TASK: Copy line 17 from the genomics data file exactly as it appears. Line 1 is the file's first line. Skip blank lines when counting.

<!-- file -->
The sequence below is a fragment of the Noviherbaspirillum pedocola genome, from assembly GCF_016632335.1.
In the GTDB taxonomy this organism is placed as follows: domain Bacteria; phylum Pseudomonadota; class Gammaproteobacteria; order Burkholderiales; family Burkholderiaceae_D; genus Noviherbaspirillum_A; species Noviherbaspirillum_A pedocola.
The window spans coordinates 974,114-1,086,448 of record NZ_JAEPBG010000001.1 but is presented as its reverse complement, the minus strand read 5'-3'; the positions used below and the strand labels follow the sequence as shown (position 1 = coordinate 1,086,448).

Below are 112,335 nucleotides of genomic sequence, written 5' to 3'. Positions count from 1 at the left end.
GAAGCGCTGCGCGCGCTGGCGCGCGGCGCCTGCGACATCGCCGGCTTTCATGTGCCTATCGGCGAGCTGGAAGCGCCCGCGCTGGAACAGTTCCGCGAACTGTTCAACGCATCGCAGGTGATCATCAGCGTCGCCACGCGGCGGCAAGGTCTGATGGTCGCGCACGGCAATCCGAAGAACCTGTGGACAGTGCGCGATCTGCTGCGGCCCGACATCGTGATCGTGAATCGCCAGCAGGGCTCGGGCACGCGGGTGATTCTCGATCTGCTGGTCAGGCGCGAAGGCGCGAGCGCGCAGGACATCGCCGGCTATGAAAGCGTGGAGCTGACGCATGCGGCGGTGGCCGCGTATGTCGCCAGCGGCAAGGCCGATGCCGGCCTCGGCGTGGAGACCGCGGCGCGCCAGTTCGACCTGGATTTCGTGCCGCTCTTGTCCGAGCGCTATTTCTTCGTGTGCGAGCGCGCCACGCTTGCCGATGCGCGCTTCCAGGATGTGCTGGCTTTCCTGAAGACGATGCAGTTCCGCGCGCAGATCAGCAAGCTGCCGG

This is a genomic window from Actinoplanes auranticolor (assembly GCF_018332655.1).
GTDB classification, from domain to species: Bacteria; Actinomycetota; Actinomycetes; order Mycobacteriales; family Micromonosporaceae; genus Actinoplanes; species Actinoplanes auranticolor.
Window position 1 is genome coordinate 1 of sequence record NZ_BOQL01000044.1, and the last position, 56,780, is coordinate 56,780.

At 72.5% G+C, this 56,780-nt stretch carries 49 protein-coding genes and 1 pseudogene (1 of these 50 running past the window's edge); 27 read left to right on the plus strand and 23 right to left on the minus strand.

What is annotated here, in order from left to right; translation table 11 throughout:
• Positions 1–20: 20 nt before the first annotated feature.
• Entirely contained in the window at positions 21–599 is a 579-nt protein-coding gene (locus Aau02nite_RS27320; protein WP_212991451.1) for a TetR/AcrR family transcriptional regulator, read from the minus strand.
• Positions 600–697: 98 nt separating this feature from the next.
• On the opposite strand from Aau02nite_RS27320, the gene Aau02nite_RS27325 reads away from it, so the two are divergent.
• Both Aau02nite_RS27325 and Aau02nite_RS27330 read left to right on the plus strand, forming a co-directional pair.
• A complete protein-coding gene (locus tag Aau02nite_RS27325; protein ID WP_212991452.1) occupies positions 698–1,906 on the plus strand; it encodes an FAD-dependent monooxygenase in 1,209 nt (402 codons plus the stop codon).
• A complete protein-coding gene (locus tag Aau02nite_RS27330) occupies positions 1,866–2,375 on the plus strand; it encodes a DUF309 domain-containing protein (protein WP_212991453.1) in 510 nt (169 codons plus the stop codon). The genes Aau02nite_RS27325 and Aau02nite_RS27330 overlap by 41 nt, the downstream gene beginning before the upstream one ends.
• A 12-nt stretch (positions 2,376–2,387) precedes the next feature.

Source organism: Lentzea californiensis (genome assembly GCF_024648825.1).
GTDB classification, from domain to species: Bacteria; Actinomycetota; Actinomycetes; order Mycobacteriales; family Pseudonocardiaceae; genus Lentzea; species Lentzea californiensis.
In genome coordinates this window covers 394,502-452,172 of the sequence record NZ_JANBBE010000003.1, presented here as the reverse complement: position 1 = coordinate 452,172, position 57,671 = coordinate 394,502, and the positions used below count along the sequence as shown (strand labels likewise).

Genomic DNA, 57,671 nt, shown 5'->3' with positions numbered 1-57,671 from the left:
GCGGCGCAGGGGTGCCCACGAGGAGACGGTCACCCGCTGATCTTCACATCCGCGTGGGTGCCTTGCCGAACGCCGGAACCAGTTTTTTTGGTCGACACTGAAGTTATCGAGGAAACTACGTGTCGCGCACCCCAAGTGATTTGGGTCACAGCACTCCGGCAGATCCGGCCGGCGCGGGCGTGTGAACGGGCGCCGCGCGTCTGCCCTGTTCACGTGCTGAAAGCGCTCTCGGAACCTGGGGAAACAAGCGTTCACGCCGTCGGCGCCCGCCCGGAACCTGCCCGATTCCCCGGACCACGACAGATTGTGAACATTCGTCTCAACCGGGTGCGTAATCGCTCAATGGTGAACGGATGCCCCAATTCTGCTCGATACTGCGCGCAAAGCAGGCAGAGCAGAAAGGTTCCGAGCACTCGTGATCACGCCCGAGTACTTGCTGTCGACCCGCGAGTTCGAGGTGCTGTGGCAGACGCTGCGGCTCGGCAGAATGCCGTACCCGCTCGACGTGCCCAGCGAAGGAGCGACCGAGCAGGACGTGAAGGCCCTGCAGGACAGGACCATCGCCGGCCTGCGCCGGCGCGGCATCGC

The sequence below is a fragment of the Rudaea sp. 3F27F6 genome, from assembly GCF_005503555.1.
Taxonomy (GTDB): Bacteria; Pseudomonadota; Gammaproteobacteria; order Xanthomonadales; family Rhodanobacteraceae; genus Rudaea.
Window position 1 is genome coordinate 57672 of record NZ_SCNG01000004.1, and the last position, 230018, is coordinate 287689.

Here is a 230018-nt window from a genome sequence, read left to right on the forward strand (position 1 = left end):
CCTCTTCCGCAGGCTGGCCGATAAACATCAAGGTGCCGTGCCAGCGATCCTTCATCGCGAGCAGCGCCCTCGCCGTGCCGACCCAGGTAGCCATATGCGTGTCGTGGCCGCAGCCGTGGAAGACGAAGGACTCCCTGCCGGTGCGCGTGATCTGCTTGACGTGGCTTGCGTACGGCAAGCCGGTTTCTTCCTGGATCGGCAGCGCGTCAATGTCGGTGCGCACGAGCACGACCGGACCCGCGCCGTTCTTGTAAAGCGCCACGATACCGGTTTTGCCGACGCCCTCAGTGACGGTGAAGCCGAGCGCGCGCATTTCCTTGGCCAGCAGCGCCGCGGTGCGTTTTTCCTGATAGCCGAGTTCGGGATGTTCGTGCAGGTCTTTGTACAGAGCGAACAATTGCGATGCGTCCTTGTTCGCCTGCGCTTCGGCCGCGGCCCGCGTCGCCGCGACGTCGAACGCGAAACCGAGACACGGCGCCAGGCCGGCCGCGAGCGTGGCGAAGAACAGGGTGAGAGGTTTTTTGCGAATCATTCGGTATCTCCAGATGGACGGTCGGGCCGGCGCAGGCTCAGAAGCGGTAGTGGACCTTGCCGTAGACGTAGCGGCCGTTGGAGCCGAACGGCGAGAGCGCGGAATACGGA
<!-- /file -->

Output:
• A complete protein-coding gene (locus tag Aau02nite_RS27330) occupies positions 1,866–2,375 on the plus strand; it encodes a DUF309 domain-containing protein (protein WP_212991453.1) in 510 nt (169 codons plus the stop codon). The genes Aau02nite_RS27325 and Aau02nite_RS27330 overlap by 41 nt, the downstream gene beginning before the upstream one ends.